>> I do think that's how big ideas get into the mainstream, The New Yorker, rather than your book of the Association of Pacific Coast Geographers.

>> You got it.

>> And I think that -- I think that journalism only recently has a bad name. That historically was a more honored profession. I would also argue though, that the challenge of writing to an audience has gotten more difficult, because of the audience. There's a -- I read a couple years ago, the book by Neil Postman, Amusing Ourselves to Death.

>> What?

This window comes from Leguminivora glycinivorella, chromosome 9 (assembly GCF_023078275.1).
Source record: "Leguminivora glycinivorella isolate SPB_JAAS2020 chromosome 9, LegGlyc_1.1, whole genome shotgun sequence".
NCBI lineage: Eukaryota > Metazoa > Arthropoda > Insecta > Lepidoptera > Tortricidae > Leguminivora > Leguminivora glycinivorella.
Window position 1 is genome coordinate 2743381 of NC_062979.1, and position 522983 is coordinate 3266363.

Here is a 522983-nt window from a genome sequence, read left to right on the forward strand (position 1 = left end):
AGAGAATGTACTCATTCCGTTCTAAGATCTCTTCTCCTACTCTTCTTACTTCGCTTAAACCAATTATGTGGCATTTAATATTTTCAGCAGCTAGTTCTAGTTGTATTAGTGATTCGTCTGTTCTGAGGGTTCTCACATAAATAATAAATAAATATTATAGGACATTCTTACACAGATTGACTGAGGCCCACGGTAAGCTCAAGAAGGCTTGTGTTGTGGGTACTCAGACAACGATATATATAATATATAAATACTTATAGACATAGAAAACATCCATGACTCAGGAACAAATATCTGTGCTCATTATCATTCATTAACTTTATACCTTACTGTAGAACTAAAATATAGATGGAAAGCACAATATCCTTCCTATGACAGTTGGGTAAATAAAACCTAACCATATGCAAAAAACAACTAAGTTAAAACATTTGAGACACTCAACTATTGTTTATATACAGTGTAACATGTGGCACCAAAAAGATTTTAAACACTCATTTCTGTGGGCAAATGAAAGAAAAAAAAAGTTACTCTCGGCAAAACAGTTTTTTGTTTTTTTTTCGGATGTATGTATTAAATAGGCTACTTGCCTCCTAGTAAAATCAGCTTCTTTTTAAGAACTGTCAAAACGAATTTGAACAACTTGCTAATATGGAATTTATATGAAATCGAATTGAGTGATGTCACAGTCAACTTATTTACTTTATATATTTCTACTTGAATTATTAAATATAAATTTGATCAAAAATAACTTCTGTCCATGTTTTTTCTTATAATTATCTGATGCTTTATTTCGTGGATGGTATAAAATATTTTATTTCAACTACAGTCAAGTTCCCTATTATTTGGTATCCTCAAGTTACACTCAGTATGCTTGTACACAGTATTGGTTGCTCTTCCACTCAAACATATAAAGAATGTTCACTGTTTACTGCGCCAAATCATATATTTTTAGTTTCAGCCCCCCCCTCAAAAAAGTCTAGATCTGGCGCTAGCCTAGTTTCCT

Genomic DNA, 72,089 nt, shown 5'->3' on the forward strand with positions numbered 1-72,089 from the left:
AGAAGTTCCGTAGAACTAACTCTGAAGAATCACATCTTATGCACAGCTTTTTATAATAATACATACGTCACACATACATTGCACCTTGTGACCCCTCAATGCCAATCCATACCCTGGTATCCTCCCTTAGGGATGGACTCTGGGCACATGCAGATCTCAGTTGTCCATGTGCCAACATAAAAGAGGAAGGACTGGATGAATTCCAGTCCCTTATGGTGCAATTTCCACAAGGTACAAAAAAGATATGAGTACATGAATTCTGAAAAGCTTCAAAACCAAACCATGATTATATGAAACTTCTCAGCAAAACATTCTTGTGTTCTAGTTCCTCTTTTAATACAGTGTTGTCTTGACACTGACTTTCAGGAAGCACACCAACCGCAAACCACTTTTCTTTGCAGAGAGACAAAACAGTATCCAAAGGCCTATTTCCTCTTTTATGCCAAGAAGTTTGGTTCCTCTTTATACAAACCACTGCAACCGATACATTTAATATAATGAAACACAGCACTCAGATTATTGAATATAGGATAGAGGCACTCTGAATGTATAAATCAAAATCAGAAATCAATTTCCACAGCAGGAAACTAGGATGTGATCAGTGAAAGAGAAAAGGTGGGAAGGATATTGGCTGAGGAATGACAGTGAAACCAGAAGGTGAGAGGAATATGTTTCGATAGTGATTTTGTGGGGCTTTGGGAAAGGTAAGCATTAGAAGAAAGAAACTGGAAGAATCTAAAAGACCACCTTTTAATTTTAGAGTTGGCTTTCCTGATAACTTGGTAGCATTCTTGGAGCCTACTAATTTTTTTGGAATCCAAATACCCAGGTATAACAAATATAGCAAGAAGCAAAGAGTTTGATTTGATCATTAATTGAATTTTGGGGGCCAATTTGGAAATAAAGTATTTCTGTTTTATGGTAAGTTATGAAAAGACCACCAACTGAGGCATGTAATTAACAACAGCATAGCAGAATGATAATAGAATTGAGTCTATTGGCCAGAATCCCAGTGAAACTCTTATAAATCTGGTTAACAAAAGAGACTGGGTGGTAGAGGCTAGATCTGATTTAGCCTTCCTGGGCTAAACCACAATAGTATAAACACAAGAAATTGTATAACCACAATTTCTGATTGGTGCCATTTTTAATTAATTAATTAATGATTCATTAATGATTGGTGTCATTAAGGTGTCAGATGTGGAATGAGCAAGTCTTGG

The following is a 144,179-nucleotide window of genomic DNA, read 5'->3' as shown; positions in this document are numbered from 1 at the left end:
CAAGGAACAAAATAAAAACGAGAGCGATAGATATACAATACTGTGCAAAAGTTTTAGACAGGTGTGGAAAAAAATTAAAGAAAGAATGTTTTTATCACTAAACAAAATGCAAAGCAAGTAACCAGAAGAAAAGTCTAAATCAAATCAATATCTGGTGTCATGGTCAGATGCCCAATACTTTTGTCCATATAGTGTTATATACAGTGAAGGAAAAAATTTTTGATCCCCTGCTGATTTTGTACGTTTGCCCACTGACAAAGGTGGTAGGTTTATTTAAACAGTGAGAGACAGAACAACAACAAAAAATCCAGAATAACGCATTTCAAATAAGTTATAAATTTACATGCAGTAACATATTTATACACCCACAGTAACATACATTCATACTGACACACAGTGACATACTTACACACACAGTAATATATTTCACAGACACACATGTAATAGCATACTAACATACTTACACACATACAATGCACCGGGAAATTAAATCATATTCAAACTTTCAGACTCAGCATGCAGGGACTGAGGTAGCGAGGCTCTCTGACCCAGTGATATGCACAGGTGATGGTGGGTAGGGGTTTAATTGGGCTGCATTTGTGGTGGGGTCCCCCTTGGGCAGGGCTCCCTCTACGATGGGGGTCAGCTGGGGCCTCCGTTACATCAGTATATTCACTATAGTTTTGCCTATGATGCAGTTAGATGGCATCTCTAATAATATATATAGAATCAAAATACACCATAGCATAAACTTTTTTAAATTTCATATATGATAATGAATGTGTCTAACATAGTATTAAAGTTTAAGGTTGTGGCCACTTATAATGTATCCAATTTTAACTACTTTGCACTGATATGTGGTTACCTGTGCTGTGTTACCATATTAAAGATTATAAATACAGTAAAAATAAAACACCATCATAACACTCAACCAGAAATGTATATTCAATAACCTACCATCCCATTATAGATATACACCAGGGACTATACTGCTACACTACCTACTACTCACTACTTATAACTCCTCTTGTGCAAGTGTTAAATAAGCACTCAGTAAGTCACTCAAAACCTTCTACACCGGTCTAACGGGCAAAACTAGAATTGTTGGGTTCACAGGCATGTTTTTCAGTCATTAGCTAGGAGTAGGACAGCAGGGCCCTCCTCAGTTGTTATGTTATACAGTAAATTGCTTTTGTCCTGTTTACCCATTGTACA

>> And he says -- I'm quoting now, "The reader must come armed in a serious state of intellectual readiness. This is not easy, because he comes to the text alone. In reading, one's responses are isolated, one's intellect thrown back on its own resources. To be confronted by the cold abstractions of printed sentences and to look upon language bare without the assistance of either beauty or community, thus reading is by its nature a serious business. It is also, of course, an essentially rational activity. But to engage the written word means to follow a line of thought, which requires considerable powers of classifying, inference making, and reasoning. It means to uncover lies, confusions, and over-generalizations, to detect abuses of logic and common sense, that also means to weigh ideas, to compare and contrast assertions, to connect one generalization to another. To accomplish this, one must achieve a certain distance from the words themselves, which is in fact encouraged by the isolated and impersonal text. This is why a good reader does not cheer an apt sentence or pause to applaud, even an inspired paragraph. Analytic thought is too busy for that and too detached. The modern idea of testing a reader's comprehension, as distinct from something else a reader may be doing, would have seemed an absurdity in 1790 or 1830 or 1860. What else was reading but comprehension?" I think there's -- I've read some research not too long ago in doing some literature review on an article that I was working on about podcasting as an educational medium, and more on conversation as an educational medium, and the research was documenting the change in reading behavior over time, among, you know, top tier scientists. Whereas, say 25 years ago, they would have read linearly and followed -- read all of the text down through the better part of an article, the research was showing that the reading behavior of these researchers was jumping over the page, with their eyes scanning for words or phrases that they thought were relevant to what they were looking for.